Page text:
“The two trips provide participants with distinct perspectives of Italy to further immerse themselves in Italian arts, culture, history and language,” he added.    

The fall cohort of Temple’s Adult Study Abroad program stayed at a cliffside hotel in Sant’Agnello with a terrace where they enjoyed drinking spritzes. (Photography courtesy of Temple University Rome) 

Sidney Braman, MED ’67, returned to the university with his wife to join the study abroad program both in the spring of 2022 and the fall of 2023. 

“You are living life in a foreign country and learning from unbelievable professors who have retained a wealth of knowledge on Rome’s history,” said Braman, professor of medicine emeritus at the Icahn School of Medicine at Mount Sinai in New York.  

“Temple Rome gave my wife Judi and I the opportunity to live in a foreign country as inhabitants of that country.”  

He valued learning about Rome from the late 1800s to the present. His cohort watched how the Italian film industry developed from the early 1900s through the modern times. He enjoyed that the professors taught the Italian language courses beyond the classroom. 

“I love that for many of the classes, we would meet with a professor at the Colosseum, a museum or a gelato shop,” he added. 

Temple Rome’s activities for adult students have included an Italian jazz night at the Roman Colosseum, wine tasting with a professional sommelier and an Italian cooking class in a professional kitchen. (Photography courtesy of Temple University Rome) 

Cecilia Capuzzi Simon, KLN ’84, attended the program in the spring of 2023. Her grandparents had immigrated from Italy to the U.S. and getting an education in Rome piqued her interest.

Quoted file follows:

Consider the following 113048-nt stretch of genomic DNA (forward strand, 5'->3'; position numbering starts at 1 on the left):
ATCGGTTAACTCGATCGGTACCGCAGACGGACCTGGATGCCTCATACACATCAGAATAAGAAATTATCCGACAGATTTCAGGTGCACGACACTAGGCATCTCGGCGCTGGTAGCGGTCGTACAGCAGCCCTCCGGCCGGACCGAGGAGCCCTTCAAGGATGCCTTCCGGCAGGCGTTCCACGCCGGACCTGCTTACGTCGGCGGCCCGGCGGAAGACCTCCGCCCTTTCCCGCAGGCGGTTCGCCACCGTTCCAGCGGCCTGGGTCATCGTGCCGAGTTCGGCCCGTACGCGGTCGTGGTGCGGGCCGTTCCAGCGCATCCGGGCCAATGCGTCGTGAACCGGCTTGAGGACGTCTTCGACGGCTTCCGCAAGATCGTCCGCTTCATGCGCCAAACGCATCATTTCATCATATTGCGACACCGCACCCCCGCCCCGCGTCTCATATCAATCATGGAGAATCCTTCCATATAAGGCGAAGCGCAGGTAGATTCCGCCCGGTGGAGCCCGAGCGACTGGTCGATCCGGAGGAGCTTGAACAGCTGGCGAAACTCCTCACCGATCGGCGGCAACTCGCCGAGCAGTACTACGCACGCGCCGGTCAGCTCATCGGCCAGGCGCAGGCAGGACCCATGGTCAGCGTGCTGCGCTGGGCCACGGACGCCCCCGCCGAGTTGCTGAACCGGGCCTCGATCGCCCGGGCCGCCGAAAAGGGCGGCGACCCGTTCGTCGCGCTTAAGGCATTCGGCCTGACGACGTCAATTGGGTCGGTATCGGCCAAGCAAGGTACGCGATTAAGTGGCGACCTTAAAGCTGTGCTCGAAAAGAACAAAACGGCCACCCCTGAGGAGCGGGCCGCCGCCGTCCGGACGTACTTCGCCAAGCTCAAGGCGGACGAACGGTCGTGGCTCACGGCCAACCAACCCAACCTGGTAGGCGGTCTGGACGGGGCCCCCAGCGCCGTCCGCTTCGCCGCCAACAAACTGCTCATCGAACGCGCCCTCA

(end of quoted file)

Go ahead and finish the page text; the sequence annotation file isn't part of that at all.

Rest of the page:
“Having our first class at the Colosseum and having access to walk at the very places where the history was taking place was really exciting,” said Simon, who received her master’s in journalism from Temple.  

“It was a good way to spend time with other adults from all ages and different backgrounds, who are energized, adventurous and have the desire to learn. 

“I became good friends with others in the cohort, who I continue to keep in touch with,” she added. 

As a first-generation Temple student, Marilyn May, CLA ’76, LAW ’79, was interested in studying abroad but could not afford it as an undergraduate. Decades later, as an adult, she became a part of the program’s fall 2023 cohort.  

“I finally got to do something I wanted to do 50 years ago,” she said. “It was fascinating to be introduced to different neighborhoods outside the usual tourist spots. We went to different art studios and met the goldsmith who designed a ring for Pope Benedict XVI.”  

Her cohort walked around their Italian culture professor’s neighborhood; exploring stores; going on a scavenger hunt; and learning how to make tiramisù, handmade pasta and cappuccino designs. 

“It was great to be a student again in this magical city and learn about Italian history, art, architecture and culture while eating delicious food and drinking wonderful wine,” she said. “What’s not to love? It’s never too late to be a student again.”  

To apply for Temple University’s Adult Study Abroad program visit Temple’s program is also available for non-alumni adults.